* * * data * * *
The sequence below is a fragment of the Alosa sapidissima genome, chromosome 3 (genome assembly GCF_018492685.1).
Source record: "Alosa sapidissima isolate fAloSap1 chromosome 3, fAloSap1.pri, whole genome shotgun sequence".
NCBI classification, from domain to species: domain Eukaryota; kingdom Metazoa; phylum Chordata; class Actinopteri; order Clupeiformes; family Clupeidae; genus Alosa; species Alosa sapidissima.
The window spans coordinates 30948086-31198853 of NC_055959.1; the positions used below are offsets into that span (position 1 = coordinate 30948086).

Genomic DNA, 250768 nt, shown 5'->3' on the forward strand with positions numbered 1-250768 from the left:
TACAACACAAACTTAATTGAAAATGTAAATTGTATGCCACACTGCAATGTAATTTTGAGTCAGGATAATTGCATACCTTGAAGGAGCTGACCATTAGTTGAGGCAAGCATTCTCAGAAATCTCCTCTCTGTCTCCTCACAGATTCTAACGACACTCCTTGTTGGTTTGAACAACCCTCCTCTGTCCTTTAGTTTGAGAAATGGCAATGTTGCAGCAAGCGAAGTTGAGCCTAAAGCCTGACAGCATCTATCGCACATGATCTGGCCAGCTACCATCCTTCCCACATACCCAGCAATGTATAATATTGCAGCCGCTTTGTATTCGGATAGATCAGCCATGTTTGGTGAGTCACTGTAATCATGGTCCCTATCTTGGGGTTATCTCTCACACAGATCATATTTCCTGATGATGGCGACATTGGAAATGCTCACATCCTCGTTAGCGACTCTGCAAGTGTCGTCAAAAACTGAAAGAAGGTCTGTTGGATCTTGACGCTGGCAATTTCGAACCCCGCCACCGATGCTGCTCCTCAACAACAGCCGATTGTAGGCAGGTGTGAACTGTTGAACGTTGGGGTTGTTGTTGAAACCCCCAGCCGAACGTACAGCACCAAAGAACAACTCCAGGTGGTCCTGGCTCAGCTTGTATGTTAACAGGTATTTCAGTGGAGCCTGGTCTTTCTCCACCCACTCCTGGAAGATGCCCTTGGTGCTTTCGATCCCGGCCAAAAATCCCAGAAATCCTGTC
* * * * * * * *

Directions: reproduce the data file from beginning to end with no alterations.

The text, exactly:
The sequence below is a fragment of the Alosa sapidissima genome, chromosome 3 (genome assembly GCF_018492685.1).
Source record: "Alosa sapidissima isolate fAloSap1 chromosome 3, fAloSap1.pri, whole genome shotgun sequence".
NCBI classification, from domain to species: domain Eukaryota; kingdom Metazoa; phylum Chordata; class Actinopteri; order Clupeiformes; family Clupeidae; genus Alosa; species Alosa sapidissima.
The window spans coordinates 30948086-31198853 of NC_055959.1; the positions used below are offsets into that span (position 1 = coordinate 30948086).

Genomic DNA, 250768 nt, shown 5'->3' on the forward strand with positions numbered 1-250768 from the left:
TACAACACAAACTTAATTGAAAATGTAAATTGTATGCCACACTGCAATGTAATTTTGAGTCAGGATAATTGCATACCTTGAAGGAGCTGACCATTAGTTGAGGCAAGCATTCTCAGAAATCTCCTCTCTGTCTCCTCACAGATTCTAACGACACTCCTTGTTGGTTTGAACAACCCTCCTCTGTCCTTTAGTTTGAGAAATGGCAATGTTGCAGCAAGCGAAGTTGAGCCTAAAGCCTGACAGCATCTATCGCACATGATCTGGCCAGCTACCATCCTTCCCACATACCCAGCAATGTATAATATTGCAGCCGCTTTGTATTCGGATAGATCAGCCATGTTTGGTGAGTCACTGTAATCATGGTCCCTATCTTGGGGTTATCTCTCACACAGATCATATTTCCTGATGATGGCGACATTGGAAATGCTCACATCCTCGTTAGCGACTCTGCAAGTGTCGTCAAAAACTGAAAGAAGGTCTGTTGGATCTTGACGCTGGCAATTTCGAACCCCGCCACCGATGCTGCTCCTCAACAACAGCCGATTGTAGGCAGGTGTGAACTGTTGAACGTTGGGGTTGTTGTTGAAACCCCCAGCCGAACGTACAGCACCAAAGAACAACTCCAGGTGGTCCTGGCTCAGCTTGTATGTTAACAGGTATTTCAGTGGAGCCTGGTCTTTCTCCACCCACTCCTGGAAGATGCCCTTGGTGCTTTCGATCCCGGCCAAAAATCCCAGAAATCCTGTC